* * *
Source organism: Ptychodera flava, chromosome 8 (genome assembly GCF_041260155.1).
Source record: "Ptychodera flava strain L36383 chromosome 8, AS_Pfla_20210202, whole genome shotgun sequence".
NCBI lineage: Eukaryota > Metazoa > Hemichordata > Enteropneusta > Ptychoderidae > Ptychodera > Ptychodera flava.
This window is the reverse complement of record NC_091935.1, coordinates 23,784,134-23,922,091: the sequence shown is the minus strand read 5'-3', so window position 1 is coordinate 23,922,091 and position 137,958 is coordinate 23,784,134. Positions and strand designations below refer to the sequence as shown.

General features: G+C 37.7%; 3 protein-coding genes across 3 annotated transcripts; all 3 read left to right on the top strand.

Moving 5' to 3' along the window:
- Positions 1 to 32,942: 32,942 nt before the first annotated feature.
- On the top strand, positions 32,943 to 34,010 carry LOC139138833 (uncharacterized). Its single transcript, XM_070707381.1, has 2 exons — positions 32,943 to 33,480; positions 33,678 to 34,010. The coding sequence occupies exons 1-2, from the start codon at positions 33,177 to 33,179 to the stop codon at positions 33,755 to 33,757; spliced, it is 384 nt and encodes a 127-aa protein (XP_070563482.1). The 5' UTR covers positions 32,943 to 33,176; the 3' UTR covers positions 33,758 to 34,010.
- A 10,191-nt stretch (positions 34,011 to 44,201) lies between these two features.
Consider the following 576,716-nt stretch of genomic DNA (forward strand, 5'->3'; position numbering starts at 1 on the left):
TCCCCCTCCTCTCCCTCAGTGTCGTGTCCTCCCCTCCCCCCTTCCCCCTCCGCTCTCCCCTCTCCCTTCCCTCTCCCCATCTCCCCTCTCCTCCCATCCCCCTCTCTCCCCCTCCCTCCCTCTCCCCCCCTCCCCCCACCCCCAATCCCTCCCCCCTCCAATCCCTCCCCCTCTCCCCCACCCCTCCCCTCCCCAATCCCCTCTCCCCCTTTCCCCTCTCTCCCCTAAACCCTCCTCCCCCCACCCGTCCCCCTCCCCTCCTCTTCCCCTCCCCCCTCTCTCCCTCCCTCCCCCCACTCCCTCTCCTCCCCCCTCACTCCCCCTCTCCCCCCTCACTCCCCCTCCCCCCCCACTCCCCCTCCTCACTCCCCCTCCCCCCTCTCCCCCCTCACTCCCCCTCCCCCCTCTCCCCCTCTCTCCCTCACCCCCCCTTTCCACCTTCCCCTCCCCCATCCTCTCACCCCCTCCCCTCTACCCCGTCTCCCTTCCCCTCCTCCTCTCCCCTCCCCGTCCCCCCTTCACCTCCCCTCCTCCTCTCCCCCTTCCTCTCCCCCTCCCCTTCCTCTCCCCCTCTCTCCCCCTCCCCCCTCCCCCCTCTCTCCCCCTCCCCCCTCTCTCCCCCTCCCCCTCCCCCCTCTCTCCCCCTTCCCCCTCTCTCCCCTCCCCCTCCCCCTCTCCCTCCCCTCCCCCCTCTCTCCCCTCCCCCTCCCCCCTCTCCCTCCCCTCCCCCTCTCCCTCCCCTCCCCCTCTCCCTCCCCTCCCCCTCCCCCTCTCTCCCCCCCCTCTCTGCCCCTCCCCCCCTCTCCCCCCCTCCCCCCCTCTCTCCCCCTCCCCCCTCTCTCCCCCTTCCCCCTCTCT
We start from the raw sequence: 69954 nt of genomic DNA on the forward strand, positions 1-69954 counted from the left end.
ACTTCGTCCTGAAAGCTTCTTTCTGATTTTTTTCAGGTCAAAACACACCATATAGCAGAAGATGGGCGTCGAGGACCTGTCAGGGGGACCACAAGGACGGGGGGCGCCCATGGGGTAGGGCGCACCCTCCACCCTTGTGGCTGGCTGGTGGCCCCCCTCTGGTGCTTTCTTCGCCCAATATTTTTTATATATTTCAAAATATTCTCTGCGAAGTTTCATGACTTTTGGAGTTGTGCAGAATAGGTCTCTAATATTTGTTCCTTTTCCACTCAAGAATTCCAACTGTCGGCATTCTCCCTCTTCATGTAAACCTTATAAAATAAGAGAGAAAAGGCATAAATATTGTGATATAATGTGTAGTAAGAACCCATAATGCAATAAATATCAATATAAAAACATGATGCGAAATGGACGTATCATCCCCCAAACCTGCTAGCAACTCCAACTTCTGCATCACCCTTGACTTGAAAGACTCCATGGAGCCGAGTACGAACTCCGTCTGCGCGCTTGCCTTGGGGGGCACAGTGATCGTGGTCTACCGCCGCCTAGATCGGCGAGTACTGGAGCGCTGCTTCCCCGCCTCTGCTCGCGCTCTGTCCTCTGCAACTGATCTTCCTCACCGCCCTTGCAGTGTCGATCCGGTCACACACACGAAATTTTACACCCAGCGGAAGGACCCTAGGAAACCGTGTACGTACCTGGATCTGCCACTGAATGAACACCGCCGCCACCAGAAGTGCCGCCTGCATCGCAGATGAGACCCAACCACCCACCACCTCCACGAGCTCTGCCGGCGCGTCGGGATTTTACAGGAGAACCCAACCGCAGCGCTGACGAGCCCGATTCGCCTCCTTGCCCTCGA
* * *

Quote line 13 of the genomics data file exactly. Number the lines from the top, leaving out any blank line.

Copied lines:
ACTTCGTCCTGAAAGCTTCTTTCTGATTTTTTTCAGGTCAAAACACACCATATAGCAGAAGATGGGCGTCGAGGACCTGTCAGGGGGACCACAAGGACGGGGGGCGCCCATGGGGTAGGGCGCACCCTCCACCCTTGTGGCTGGCTGGTGGCCCCCCTCTGGTGCTTTCTTCGCCCAATATTTTTTATATATTTCAAAATATTCTCTGCGAAGTTTCATGACTTTTGGAGTTGTGCAGAATAGGTCTCTAATATTTGTTCCTTTTCCACTCAAGAATTCCAACTGTCGGCATTCTCCCTCTTCATGTAAACCTTATAAAATAAGAGAGAAAAGGCATAAATATTGTGATATAATGTGTAGTAAGAACCCATAATGCAATAAATATCAATATAAAAACATGATGCGAAATGGACGTATCATCCCCCAAACCTGCTAGCAACTCCAACTTCTGCATCACCCTTGACTTGAAAGACTCCATGGAGCCGAGTACGAACTCCGTCTGCGCGCTTGCCTTGGGGGGCACAGTGATCGTGGTCTACCGCCGCCTAGATCGGCGAGTACTGGAGCGCTGCTTCCCCGCCTCTGCTCGCGCTCTGTCCTCTGCAACTGATCTTCCTCACCGCCCTTGCAGTGTCGATCCGGTCACACACACGAAATTTTACACCCAGCGGAAGGACCCTAGGAAACCGTGTACGTACCTGGATCTGCCACTGAATGAACACCGCCGCCACCAGAAGTGCCGCCTGCATCGCAGATGAGACCCAACCACCCACCACCTCCACGAGCTCTGCCGGCGCGTCGGGATTTTACAGGAGAACCCAACCGCAGCGCTGACGAGCCCGATTCGCCTCCTTGCCCTCGA